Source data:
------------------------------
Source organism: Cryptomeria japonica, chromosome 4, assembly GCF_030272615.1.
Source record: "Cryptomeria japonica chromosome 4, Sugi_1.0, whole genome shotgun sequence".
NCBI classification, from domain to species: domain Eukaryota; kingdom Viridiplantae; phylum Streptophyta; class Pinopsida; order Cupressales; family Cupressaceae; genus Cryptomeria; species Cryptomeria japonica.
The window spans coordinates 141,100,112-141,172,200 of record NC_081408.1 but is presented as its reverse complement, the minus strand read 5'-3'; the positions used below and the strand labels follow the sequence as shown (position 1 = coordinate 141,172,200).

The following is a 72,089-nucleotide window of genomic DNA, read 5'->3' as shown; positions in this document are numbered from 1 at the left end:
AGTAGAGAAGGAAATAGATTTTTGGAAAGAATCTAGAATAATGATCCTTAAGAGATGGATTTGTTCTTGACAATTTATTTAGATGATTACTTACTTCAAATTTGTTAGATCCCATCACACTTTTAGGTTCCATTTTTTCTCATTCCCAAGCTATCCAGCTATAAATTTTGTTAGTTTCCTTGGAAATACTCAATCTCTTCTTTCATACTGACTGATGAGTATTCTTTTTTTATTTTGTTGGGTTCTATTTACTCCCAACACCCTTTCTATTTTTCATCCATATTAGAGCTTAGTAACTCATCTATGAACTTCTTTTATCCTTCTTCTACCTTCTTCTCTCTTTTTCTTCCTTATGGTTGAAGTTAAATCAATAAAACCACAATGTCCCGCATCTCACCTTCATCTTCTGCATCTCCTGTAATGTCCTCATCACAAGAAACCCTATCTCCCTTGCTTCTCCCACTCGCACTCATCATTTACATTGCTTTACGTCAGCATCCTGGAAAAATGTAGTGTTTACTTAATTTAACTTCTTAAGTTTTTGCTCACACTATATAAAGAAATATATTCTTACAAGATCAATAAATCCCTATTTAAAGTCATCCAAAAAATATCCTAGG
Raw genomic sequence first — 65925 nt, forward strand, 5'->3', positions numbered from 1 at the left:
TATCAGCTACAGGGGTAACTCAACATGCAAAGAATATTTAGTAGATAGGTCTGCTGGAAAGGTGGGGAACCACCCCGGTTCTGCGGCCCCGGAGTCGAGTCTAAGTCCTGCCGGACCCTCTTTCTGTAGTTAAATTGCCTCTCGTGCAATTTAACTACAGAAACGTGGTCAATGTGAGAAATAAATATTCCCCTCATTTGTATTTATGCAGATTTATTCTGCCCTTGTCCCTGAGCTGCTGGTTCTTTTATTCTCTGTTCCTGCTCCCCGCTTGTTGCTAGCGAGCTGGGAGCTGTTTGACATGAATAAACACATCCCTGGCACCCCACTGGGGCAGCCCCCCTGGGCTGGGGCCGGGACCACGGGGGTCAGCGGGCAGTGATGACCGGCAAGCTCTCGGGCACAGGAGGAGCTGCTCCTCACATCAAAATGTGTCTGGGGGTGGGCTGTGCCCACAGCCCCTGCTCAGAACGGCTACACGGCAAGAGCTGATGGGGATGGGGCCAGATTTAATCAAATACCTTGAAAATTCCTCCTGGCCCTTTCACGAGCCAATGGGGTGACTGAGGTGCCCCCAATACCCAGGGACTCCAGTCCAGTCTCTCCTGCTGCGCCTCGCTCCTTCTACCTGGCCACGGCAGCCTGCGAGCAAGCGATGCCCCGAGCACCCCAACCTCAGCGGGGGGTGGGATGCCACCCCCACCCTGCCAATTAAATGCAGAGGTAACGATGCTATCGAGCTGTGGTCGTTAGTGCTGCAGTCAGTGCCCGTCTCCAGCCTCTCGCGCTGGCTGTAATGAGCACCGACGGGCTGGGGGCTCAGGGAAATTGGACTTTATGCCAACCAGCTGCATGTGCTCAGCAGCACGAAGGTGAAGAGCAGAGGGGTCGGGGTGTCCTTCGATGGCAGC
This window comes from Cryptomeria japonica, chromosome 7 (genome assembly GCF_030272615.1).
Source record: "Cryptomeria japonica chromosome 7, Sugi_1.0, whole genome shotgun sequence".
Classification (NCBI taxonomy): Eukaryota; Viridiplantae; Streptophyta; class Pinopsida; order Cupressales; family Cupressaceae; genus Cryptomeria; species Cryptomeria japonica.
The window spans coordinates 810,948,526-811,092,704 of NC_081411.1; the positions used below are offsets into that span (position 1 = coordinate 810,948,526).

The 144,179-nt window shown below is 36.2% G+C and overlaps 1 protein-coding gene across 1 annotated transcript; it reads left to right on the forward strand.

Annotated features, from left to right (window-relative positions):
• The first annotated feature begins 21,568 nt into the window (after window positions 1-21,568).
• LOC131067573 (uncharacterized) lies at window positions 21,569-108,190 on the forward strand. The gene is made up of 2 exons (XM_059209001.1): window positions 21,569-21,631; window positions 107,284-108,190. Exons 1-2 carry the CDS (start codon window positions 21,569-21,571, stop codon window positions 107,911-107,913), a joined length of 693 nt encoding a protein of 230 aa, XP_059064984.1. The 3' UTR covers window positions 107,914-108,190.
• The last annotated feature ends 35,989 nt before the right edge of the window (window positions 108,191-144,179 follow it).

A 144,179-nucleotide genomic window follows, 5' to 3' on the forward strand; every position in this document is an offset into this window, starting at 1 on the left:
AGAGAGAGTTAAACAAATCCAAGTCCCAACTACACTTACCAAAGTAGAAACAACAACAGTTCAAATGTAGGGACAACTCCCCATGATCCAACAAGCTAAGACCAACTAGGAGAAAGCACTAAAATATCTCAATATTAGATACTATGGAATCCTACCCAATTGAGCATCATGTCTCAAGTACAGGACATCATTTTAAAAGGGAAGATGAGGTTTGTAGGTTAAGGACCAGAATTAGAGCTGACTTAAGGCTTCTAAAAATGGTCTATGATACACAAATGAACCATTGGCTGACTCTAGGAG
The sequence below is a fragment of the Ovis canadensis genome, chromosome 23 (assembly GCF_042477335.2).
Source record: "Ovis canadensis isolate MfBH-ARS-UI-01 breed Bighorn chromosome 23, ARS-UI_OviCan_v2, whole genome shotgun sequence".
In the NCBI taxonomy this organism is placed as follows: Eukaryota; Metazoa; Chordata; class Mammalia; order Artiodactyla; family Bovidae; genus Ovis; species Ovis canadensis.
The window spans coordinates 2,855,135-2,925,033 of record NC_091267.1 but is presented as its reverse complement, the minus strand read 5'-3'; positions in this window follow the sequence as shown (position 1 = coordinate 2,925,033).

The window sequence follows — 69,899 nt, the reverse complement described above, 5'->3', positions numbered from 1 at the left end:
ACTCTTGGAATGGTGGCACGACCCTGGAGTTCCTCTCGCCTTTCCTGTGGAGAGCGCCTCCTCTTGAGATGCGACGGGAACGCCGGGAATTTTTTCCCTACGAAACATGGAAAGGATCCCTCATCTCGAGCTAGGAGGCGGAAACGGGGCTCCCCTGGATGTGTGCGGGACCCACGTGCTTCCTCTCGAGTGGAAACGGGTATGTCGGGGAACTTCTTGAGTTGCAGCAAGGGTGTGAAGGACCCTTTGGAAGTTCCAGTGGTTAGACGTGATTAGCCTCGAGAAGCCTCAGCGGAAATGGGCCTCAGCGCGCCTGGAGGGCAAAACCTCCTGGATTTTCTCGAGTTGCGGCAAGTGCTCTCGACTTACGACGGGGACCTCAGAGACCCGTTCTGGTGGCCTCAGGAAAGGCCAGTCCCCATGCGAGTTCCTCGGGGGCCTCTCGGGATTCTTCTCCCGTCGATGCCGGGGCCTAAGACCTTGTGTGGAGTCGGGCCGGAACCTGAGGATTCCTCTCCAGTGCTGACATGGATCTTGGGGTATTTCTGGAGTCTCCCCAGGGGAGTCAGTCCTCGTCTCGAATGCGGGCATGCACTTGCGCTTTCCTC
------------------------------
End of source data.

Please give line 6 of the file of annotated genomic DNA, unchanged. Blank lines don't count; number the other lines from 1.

AGTAGAGAAGGAAATAGATTTTTGGAAAGAATCTAGAATAATGATCCTTAAGAGATGGATTTGTTCTTGACAATTTATTTAGATGATTACTTACTTCAAATTTGTTAGATCCCATCACACTTTTAGGTTCCATTTTTTCTCATTCCCAAGCTATCCAGCTATAAATTTTGTTAGTTTCCTTGGAAATACTCAATCTCTTCTTTCATACTGACTGATGAGTATTCTTTTTTTATTTTGTTGGGTTCTATTTACTCCCAACACCCTTTCTATTTTTCATCCATATTAGAGCTTAGTAACTCATCTATGAACTTCTTTTATCCTTCTTCTACCTTCTTCTCTCTTTTTCTTCCTTATGGTTGAAGTTAAATCAATAAAACCACAATGTCCCGCATCTCACCTTCATCTTCTGCATCTCCTGTAATGTCCTCATCACAAGAAACCCTATCTCCCTTGCTTCTCCCACTCGCACTCATCATTTACATTGCTTTACGTCAGCATCCTGGAAAAATGTAGTGTTTACTTAATTTAACTTCTTAAGTTTTTGCTCACACTATATAAAGAAATATATTCTTACAAGATCAATAAATCCCTATTTAAAGTCATCCAAAAAATATCCTAGG